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Surveys at Odds On Public's View Of School Choice

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Three-quarters of the American public opposes sending children to private schools at public expense, a poll released by Phi Delta Kappa International and the Gallup Organization last week has found.

But the findings on school choice in the education fraternity's annual survey on attitudes toward public schools may be less significant in themselves, analysts suggest, than in what they say about the usefulness of polling as a way of gauging public sentiment on the issue.

While they were quickly seized on by opponents of private school choice, the results also generated new doubts about the validity of one-time "snapshots'' of public views on vouchers.

As an issue on which many people feel torn between worthy but possibly conflicting goals--giving parents a choice and protecting the public schools--poll results on vouchers can be heavily influenced by the types of questions used.

The P.D.K. poll findings, for example, were in striking contrast to a poll conducted last year, also by Gallup, for the National Catholic Educational Association. In that survey, the returns on school choice were nearly the opposite of this year's findings. (See Education Week, Sept. 23, 1992.)

In the N.C.E.A. survey, some 70 percent of respondents said they would back a government-supported voucher system under which parents could send their children to the public, private, or parochial school of their choice.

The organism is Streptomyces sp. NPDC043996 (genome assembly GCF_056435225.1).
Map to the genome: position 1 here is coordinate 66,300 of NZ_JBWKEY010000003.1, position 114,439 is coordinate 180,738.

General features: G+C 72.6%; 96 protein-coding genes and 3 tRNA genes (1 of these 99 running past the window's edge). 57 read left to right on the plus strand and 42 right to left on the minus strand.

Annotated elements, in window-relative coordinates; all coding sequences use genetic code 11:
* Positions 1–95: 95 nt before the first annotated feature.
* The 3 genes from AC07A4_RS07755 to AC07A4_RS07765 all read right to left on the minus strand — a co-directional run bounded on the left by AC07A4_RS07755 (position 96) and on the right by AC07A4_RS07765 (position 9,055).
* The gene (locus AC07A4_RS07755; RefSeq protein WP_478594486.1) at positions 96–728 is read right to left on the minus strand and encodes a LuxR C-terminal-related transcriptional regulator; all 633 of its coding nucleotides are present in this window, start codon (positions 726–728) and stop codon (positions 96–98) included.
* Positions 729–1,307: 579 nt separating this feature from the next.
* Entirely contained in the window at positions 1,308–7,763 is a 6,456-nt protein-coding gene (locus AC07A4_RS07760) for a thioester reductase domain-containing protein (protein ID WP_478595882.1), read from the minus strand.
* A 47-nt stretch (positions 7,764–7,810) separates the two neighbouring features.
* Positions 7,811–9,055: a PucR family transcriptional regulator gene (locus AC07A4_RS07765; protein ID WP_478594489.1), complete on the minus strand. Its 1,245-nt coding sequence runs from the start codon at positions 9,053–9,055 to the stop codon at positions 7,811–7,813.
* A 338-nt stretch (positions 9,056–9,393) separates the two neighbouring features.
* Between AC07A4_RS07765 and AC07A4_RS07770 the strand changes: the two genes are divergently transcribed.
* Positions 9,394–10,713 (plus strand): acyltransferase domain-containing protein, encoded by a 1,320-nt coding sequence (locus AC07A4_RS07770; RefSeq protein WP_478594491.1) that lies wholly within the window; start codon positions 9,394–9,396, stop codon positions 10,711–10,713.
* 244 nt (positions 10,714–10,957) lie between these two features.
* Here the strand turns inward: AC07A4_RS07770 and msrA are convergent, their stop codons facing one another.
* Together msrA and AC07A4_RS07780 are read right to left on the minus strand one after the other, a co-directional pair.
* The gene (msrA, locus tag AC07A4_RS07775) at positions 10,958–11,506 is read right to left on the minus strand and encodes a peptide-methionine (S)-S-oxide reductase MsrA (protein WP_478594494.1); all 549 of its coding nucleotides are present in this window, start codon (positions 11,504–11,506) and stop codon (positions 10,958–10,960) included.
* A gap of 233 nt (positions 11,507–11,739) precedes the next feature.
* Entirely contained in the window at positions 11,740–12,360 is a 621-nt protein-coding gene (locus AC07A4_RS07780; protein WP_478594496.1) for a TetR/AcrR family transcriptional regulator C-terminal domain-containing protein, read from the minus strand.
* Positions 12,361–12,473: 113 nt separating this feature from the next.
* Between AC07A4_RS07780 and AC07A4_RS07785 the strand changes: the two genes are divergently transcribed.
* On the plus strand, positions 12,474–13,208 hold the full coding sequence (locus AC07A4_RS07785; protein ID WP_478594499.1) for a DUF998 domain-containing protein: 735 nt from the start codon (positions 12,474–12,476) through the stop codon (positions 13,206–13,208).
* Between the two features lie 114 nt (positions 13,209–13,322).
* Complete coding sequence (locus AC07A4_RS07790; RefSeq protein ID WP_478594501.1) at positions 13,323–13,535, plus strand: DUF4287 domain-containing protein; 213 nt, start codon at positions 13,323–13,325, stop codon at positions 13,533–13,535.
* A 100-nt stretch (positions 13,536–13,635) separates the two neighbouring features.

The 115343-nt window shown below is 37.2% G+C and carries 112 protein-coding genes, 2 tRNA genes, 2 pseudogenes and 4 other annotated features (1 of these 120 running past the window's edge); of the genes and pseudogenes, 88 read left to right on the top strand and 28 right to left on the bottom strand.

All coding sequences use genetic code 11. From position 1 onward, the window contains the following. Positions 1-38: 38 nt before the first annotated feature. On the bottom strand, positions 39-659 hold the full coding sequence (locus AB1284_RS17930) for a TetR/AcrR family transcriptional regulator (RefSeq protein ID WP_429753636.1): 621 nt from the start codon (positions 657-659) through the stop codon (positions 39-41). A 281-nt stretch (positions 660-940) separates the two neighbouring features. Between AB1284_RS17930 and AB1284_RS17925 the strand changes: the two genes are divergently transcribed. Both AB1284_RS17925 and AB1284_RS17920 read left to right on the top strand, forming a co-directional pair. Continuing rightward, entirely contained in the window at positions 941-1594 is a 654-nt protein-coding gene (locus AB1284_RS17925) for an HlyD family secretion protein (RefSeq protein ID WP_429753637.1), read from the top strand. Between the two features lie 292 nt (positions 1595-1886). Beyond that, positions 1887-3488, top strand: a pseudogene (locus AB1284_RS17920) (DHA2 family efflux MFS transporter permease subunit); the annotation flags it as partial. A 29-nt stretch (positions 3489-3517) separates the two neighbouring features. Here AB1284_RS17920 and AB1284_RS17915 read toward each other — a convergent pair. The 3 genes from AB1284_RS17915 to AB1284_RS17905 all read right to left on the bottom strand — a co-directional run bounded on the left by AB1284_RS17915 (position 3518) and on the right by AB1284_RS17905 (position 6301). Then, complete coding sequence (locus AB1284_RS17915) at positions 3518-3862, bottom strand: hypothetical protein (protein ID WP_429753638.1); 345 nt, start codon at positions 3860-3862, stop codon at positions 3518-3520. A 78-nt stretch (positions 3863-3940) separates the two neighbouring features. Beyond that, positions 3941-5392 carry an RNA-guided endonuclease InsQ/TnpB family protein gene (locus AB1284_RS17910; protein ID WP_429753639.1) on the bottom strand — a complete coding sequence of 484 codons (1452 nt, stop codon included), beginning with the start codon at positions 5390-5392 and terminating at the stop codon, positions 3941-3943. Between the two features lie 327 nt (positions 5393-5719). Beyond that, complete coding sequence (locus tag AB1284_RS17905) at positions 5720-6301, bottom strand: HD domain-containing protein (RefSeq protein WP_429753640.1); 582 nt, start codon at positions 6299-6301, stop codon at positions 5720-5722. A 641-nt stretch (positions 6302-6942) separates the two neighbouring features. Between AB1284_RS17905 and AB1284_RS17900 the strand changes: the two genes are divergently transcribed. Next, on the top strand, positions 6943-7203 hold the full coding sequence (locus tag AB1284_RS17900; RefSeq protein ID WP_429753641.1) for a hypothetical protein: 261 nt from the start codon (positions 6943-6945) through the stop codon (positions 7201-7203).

The level of support dropped to 61 percent when the 1,239 respondents were told that some tax money for public schools would be diverted to set up such a system.

'The Devil of the Survey'

Pollsters and educators who follow school choice attributed the radical difference in results to the way the questions were phrased in the surveys.

In the P.D.K./Gallup poll, the 1,306 respondents were asked if they "favor or oppose allowing students and parents to choose a private school to attend at public expense.''

The N.C.E.A. poll, by contrast, provided some background on the voucher issue before before posing this question: "In some nations, the government allots a certain amount of money for each child for his education. The parents can then send the child to any public, parochial, or private school they choose. This is called the 'voucher system.' Would you like to see such an idea adopted in this country?''

A similar N.C.E.A. question on choice explained in detail how some tax money earmarked for public schools would be used to allow parents to send their child to any school, regardless of its affiliation.

"I think that the wording of the questions would have a great bearing on the responses,'' said Deborah Wadsworth, the executive director of the New York City-based Public Agenda Foundation, a group working to increase public involvement in school reform.

"This is the devil of the survey questionnaire,'' she said.

Other public-opinion polls on school choice have been criticized recently for wording that could slant the way respondents answered.

For instance, a critical study on school choice written last year by Ernest L. Boyer, the president of the Carnegie Foundation for the Advancement of Teaching, was attacked by some scholars and educators who said the report's poll contained loaded questions aimed at evoking a negative response. (See Education Week, Oct. 28 and Nov. 4, 1992.)